INDEPENDENT candidate for Gippsland East Matt Stephenson said he was concerned about the proposed mineral sands mine at Glenaladale.
During a recent visit to Dargo, he emphasised the issue of the mineral sand mine had implications beyond its immediate site, with other concerns for the Gippsland Lakes, aquifers and road use.
Stratford, he claimed, could be affected initially by through traffic of dozens of B-double trucks every day.
Mr Stephenson said there were also concerns about water use, dust and rehabilitation of the site.
He said he was disappointed with current Gippsland East MLA, the Nationals’ Tim Bull, saying the party should be “standing up” for primary producers over the mine issue.
“The Nats’ focus has shifted away from farms,” Mr Stephenson claimed.
“They now seem more interested in mines, and we all know their stance on coal.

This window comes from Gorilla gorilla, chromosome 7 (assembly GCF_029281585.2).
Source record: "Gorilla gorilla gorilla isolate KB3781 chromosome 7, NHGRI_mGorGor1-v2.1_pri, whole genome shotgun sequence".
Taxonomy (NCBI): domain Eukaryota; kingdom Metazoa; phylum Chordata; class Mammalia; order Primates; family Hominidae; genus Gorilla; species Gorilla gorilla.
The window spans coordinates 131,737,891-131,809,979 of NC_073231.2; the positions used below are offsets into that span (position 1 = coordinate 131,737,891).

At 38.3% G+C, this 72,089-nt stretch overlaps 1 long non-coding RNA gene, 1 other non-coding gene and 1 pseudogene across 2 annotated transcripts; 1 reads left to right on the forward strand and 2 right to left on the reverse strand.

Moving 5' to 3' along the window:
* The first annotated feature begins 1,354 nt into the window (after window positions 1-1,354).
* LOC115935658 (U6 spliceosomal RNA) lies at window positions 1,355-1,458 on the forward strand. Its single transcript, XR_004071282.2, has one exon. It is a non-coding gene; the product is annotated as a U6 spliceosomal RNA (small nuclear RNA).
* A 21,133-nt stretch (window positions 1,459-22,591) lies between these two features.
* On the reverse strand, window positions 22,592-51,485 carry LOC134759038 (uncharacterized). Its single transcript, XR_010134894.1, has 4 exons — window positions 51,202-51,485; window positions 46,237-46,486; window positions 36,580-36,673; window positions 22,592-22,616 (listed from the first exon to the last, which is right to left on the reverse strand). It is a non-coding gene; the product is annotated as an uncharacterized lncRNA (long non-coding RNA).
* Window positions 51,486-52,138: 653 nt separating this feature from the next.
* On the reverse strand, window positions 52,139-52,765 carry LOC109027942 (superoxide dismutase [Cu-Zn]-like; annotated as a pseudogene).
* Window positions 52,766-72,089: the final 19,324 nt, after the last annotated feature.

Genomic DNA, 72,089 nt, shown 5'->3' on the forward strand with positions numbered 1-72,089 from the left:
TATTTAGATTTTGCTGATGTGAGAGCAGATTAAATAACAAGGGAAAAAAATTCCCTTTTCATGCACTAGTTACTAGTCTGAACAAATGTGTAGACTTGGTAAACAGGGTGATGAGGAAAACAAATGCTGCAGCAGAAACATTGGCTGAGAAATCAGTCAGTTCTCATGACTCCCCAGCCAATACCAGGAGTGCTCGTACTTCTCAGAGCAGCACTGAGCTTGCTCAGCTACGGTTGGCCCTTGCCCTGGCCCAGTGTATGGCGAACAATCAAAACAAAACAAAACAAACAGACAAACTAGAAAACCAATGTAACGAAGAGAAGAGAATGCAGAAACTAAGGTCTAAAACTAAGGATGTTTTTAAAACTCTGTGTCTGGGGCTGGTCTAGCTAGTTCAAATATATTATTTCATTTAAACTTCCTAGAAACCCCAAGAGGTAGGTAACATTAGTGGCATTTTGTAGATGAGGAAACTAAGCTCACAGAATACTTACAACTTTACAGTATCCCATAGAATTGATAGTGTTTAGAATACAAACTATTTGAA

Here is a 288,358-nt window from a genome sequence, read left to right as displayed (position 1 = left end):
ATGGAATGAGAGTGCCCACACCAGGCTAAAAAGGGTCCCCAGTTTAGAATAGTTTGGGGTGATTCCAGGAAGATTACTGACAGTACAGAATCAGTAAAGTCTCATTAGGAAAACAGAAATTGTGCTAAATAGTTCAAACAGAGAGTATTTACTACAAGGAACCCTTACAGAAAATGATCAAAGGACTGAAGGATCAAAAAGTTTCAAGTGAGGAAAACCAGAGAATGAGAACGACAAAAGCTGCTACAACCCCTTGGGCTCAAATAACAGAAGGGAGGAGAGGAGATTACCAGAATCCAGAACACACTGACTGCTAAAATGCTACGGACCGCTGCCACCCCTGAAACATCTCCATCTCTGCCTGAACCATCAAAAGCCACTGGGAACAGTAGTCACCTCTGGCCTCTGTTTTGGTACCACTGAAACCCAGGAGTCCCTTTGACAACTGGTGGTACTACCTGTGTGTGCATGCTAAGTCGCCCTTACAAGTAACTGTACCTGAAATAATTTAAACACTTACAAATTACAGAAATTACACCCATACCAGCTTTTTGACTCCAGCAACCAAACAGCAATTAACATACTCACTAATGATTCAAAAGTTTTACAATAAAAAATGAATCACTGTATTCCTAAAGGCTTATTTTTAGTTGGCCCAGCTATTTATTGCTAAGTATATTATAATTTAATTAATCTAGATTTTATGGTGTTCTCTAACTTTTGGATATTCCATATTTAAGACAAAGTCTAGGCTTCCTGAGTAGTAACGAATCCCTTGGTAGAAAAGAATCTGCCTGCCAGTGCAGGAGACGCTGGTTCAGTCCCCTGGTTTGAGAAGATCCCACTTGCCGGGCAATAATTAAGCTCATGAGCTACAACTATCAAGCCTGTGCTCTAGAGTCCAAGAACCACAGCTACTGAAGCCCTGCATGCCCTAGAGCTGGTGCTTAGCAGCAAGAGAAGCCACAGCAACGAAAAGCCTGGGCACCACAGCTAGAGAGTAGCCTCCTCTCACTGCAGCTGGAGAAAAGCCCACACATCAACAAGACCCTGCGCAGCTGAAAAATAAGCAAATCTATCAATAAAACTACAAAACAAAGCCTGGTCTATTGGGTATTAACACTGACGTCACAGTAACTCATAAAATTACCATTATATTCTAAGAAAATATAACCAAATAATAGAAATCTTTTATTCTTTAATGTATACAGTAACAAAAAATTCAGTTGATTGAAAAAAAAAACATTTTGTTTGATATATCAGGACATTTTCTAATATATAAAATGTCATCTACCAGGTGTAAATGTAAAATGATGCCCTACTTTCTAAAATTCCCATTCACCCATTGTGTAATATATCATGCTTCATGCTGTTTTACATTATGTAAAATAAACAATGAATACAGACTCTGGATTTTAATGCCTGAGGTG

“It’s pretty backwards politics.”
To deal with drought, Mr Stephenson considered long term rate relief and support from government for saleyard fees would be a better way to support rural communities.
“There is a pattern developing here with a reactive National party,” he said.
“They come into the equation after the drought is in full swing.
“We knew the drought was coming — and now they push for kangaroo culling permits and hay provision,” Mr Stephenson said.
“That’s all good after the event, but what about some long term strategies for the next drought we already know is coming?
“We should be proactive — not reactive — when it concerns our struggling farmers.”
If elected to parliament on November 24, Mr Stephenson said he would immediately work on building a better future for landholders.
“I have spent the last 20 years working with landholders on weed and pest animal control programs, improving soil health, salinity and erosion mitigation and so on,” he said.
“I’ve worked on rural landscapes right across Gippsland, and believe that we can lift the bar here in east Gippsland.
“We need to be concentrating less on turning this region into a mining precinct, and pay more attention to world class food production.
“We need to keep east Gippsland a healthy and beautiful place to attract people here to live,” he said.
“We have a deep responsibility for the long term, for the generations to come, for our children and their children’s future.”